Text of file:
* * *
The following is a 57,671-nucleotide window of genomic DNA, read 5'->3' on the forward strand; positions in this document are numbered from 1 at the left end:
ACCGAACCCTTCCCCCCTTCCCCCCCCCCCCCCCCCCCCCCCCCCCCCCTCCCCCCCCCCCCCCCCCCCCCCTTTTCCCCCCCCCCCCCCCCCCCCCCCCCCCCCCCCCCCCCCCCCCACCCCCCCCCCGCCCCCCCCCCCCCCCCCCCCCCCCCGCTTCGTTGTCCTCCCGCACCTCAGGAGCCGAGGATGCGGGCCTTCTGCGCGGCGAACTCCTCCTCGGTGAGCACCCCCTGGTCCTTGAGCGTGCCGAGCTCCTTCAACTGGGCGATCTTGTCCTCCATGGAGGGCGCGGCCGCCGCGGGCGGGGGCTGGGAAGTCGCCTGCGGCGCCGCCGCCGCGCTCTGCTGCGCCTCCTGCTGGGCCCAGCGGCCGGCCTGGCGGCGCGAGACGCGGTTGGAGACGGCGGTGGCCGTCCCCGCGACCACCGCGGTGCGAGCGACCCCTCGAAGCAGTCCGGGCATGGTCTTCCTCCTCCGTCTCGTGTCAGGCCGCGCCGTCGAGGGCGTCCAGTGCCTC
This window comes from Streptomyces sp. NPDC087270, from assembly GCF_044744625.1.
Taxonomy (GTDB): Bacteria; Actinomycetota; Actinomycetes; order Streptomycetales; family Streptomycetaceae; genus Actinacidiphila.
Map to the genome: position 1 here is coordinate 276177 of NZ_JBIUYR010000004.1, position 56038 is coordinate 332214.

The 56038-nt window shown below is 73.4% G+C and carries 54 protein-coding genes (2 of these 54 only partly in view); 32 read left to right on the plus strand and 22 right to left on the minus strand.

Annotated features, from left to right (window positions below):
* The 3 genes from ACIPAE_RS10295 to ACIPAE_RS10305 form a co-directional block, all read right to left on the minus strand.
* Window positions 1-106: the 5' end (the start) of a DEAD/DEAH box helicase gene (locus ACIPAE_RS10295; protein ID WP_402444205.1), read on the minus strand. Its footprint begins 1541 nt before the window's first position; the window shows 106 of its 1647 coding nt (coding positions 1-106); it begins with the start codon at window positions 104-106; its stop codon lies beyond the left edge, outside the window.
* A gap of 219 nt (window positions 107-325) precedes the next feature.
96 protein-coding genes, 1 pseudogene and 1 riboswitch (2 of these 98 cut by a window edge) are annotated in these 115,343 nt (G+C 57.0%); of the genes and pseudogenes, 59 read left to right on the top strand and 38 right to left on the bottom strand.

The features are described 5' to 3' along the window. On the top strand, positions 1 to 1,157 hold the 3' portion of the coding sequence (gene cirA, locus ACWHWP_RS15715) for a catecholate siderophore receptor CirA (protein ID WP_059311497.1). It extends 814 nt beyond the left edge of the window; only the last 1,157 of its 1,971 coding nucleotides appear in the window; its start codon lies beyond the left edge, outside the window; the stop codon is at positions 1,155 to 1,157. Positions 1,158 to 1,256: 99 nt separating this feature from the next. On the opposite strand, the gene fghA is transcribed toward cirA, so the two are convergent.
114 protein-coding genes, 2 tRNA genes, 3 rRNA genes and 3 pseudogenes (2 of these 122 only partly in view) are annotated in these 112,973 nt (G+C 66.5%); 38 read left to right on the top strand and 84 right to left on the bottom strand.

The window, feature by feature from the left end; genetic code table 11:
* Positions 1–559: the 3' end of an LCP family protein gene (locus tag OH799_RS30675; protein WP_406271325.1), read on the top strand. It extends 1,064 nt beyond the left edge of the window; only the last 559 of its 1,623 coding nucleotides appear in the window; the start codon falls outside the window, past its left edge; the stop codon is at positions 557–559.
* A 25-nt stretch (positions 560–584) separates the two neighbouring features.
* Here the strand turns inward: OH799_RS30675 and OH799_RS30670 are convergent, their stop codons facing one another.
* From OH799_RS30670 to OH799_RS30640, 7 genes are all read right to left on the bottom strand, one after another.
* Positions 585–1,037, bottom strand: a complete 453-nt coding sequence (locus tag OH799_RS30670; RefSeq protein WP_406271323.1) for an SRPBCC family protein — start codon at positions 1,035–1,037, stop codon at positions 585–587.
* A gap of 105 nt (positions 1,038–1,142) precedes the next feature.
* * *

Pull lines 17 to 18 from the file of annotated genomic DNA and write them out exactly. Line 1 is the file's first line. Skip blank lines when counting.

* Here the strand turns inward: OH799_RS30675 and OH799_RS30670 are convergent, their stop codons facing one another.
* From OH799_RS30670 to OH799_RS30640, 7 genes are all read right to left on the bottom strand, one after another.